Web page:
Susto, or fright (sometimes called magical fright), develops when a person has had a sudden shock--a mother may develop fright if she sees her child nearly drown, or someone may experience fright after participating in an unusually intense argument. The sick person experiences such symptoms as daytime sleepiness combined with nighttime insomnia, irritability and easy startling, palpitations, inability to stop thinking about the shocking event, anxiety that it will be repeated, and sometimes a sense of loss or a sadness that will not leave. The mild form is treated with herb tea; more severe cases are treated with ritual cleansings (barridas) to restore the harmony of body and soul.
When mild, these folk illnesses are commonly treated at home, but if they persist, the help of specialists--curanderos (men) or curanderas (women)--is sought. The training of curanderos and curanderas varies widely. Most practice a combination of shamanic healing and herbal or practical first aid healing. Most are also astute at manipulating symbols and "reading" the prevailing psychological and social indicators. Some curanderas specialize in midwifery and infant care. In some areas, becoming a healer is a matter of inheritance; the skills are passed from mother to daughter or perhaps aunt to niece. In some areas it is a matter of being called. Typically, curanderos and curanderas spend several years in apprenticeship; their subsequent reputation depends on the number of their patients and how successful their patients judge them.
Treatment techniques, usually a combination of the shamanic and the naturalistic, vary widely; interested readers should consult specialist texts. An issue of concern is that some curanderismo treatments, particularly for empacho, involve feeding lead-or mercury-based remedies. Investigators' efforts to test whether the amounts ingested were causing medical complications were inconclusive. Although curanderas were found to be largely aware of the danger of the remedies and used them sparingly, intervention programs to limit use of these remedies were begun (Baer et al., 1989; Trotter, 1985).
Trotter (1985) collected symptomatology lists from more than 2,000 interviews and submitted symptom clusters to medical doctors for "blind" diagnoses. He found, for example, that caida de mollera appears to be symptomatic of serious dehydration secondary to gastroenteritis or respiratory infection. Trotter also found that people who are sicker than average are more likely to be diagnosed with susto. Baer and Penzell (1993) similarly report that migrant workers most affected in a pesticide poisoning incident were also those most likely to report suffering from susto. Susto fits the pattern of "soul loss" (Ingerman, 1991), a shamanically recognized disorder known worldwide that resembles several serious psychotherapeutically recognized conditions, including depression and posttraumatic stress syndrome. Therefore, people being treated for folk diseases could be considered to have conventional illnesses that are being treated outside the conventional biomedical health care system.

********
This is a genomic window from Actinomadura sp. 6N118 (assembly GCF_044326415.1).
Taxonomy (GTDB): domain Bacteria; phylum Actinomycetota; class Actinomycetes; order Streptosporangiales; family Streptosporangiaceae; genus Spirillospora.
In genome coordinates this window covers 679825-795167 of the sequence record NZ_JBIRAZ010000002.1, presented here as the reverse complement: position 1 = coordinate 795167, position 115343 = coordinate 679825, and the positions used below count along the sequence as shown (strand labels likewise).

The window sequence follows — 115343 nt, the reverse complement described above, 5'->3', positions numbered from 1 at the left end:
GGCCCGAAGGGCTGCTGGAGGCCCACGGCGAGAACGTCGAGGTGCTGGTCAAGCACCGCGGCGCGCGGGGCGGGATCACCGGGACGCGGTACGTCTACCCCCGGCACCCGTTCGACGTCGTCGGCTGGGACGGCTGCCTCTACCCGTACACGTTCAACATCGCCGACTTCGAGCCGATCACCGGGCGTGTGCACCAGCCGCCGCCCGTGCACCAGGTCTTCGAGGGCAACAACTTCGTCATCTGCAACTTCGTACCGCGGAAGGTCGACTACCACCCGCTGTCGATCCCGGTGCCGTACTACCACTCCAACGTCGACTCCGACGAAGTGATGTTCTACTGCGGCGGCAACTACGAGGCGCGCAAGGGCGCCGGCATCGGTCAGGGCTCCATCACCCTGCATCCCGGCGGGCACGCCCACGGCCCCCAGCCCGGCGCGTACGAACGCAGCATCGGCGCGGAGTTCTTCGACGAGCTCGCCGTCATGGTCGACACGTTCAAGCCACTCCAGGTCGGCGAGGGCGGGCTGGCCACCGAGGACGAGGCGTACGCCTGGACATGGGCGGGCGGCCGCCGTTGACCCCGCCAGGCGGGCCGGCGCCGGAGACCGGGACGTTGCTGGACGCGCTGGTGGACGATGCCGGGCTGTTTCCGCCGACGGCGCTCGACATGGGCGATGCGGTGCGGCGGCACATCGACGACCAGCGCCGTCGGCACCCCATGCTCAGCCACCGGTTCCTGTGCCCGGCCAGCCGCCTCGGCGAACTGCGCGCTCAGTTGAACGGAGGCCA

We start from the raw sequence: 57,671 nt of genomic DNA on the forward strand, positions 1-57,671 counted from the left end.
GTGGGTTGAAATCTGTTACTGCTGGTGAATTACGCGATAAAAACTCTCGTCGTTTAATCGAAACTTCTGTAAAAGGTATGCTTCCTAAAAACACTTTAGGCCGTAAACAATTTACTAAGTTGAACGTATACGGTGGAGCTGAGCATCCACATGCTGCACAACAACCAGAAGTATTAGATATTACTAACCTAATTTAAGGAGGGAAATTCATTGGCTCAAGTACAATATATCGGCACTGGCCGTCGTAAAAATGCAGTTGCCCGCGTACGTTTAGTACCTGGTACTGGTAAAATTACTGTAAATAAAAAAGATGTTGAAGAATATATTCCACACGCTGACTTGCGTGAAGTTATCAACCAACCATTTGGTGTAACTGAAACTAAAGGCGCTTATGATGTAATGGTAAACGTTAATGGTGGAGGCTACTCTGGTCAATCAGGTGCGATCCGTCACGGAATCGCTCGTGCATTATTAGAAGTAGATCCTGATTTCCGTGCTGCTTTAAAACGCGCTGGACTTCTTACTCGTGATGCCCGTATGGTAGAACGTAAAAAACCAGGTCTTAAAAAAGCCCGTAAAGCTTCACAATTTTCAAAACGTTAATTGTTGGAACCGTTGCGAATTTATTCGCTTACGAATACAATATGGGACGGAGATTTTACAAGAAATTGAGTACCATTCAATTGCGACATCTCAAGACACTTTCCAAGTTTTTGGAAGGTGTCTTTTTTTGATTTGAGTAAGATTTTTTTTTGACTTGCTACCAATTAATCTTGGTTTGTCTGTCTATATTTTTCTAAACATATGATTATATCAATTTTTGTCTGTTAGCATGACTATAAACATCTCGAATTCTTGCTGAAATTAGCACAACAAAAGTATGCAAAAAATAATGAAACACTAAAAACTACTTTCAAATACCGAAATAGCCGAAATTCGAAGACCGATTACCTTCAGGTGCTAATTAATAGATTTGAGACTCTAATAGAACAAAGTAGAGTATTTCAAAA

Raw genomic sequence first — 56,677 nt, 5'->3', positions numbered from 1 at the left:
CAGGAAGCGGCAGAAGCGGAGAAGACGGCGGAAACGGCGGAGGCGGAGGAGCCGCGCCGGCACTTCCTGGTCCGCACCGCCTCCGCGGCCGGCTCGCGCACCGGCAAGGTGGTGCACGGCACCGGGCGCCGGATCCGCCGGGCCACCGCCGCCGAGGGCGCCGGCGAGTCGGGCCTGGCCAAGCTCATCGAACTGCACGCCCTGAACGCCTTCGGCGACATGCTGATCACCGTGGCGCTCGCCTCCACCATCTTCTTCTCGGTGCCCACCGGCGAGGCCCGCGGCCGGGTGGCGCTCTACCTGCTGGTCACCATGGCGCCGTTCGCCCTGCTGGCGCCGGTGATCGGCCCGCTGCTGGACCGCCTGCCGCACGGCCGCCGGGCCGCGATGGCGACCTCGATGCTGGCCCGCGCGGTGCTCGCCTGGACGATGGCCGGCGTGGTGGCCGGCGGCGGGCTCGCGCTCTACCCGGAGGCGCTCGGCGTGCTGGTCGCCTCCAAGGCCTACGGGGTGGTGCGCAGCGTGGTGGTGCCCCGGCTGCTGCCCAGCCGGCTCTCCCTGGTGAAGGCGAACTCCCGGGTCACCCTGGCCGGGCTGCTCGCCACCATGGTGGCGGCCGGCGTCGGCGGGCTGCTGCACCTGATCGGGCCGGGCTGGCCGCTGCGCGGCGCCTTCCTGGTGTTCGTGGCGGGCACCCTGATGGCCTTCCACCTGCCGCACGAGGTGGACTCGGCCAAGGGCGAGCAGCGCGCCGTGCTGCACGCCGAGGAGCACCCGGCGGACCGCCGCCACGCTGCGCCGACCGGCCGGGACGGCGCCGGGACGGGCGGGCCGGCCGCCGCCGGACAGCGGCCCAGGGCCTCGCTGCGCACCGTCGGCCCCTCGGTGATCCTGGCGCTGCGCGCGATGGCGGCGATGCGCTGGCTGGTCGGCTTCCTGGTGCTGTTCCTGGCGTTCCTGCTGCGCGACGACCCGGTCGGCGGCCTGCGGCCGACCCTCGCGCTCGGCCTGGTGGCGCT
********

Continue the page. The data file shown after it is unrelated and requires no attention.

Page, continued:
Folk medicine is still popular among large groups of Mexican-Americans in New Mexico, Colorado, Arizona, California, and especially in West Texas. Their healing system, based on pre-Columbian indigenous lore,reflects a degree of isolation and unwillingness to assimilate Anglo-Saxon culture. Moreover, the inability of scientific medicine to offer relief for various categories of folk illness further enhances the usefulness of these practices. Five types of folk illness are most prominent:mal de ojo (evil eye), empacho (gastro-intestinal blockage due to excessive food intake), susto (magically induced fright), caida de la mollera (fallen fontanel, or opening in or between bones), and mal puesto (sorcery). Prominent among Mexican-American folk healers is the curandero, a type of shaman who uses white magic and herbs to effect cures. In the cosmic struggle between good and evil, the curandero, using God-given powers, wards against harmful spells and hexes. As in other folk systems, faith in the curandero's abilities is the essence of the healer's continued success.
The hot-cold theory of disease ranks among the most popular systems of contemporary folk medicine in the United States. In health, the human body displays a balanced blending of hot and cold qualities. Sickness will ensue if an excess of hot or cold foodstuffs is ingested. The basic scheme was introduced into Latin America by the Spanish during the 16th century. Reinforced by native cultural values, it became firmly embedded in popular Latin healing traditions. The hot-cold scheme is applied to foods, diseases, and remedies. The terms hot and cold do not necessarily refer to the temperature of foods or remedies. Qualities are assigned on the basis of origin, color, nutritional value, physiological effects of the food or remedy, as well as therapeutical action. Among New York Puerto Ricans, for example, bananas, coconuts, and sugar cane are considered cold, whereas chocolate, garlic,alcoholic beverages, and corn meal are hot. Cold-classified illnesses such are arthritis, colds, and gastric complaints must be treated with hot foods and remedies. Their hot counterparts --constipation, diarrhea, and intestinal cramps--require treatment with cold substances.
Concept of Disease